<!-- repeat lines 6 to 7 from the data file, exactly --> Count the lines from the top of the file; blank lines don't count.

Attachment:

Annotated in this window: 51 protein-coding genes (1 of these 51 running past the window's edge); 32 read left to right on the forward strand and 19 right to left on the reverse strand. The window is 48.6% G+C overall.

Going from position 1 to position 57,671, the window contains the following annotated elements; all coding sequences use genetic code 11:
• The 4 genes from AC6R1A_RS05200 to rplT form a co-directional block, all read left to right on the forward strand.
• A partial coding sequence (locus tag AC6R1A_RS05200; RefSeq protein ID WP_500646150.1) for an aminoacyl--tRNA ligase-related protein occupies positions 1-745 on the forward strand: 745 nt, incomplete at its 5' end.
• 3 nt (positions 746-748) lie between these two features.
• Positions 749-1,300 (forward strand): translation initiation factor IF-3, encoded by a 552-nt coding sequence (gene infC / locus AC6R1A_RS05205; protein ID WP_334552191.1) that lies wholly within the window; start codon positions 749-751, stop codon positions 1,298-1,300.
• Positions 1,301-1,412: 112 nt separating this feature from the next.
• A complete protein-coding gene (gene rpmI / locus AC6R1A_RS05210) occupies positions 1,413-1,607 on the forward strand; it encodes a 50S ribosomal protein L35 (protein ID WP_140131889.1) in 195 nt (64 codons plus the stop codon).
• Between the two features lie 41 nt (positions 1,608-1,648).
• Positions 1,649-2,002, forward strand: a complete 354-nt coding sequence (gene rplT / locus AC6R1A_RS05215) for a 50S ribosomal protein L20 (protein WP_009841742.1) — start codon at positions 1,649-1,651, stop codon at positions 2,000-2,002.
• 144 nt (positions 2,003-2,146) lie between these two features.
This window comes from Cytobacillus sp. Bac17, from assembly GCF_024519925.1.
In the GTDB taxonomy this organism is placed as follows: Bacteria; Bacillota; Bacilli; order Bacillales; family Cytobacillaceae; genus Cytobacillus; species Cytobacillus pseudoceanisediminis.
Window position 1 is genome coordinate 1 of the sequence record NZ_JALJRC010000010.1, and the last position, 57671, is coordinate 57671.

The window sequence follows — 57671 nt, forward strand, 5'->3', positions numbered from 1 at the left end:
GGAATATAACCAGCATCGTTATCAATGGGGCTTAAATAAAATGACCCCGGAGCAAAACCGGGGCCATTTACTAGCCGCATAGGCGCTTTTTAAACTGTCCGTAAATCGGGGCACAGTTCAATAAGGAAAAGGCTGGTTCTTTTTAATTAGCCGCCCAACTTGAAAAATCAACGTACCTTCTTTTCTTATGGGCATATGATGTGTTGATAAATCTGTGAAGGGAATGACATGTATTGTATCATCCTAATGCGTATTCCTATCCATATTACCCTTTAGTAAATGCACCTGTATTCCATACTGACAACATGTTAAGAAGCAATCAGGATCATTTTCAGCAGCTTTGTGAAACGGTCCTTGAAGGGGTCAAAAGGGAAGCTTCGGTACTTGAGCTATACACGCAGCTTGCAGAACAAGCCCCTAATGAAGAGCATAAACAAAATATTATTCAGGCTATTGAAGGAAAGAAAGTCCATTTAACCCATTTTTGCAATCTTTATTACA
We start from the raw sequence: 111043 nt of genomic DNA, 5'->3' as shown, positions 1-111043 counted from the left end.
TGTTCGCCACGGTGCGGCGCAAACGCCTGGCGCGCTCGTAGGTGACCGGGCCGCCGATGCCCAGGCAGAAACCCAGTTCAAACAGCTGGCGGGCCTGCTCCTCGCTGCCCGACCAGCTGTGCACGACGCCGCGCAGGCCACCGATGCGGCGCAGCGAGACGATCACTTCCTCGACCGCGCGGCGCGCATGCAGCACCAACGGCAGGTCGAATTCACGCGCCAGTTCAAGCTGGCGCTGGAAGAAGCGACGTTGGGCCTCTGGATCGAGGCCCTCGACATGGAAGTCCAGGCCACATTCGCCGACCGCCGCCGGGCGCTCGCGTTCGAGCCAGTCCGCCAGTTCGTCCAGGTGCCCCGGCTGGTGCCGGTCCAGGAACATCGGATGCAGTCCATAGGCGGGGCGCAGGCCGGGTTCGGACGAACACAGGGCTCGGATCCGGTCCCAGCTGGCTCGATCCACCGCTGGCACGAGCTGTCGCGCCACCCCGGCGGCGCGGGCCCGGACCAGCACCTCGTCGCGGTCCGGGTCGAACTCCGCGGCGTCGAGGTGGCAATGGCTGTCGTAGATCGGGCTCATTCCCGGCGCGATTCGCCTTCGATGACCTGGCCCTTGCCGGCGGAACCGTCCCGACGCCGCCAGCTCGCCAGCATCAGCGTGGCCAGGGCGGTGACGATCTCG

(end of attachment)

• Positions 749-1,300 (forward strand): translation initiation factor IF-3, encoded by a 552-nt coding sequence (gene infC / locus AC6R1A_RS05205; protein ID WP_334552191.1) that lies wholly within the window; start codon positions 749-751, stop codon positions 1,298-1,300.
• Positions 1,301-1,412: 112 nt separating this feature from the next.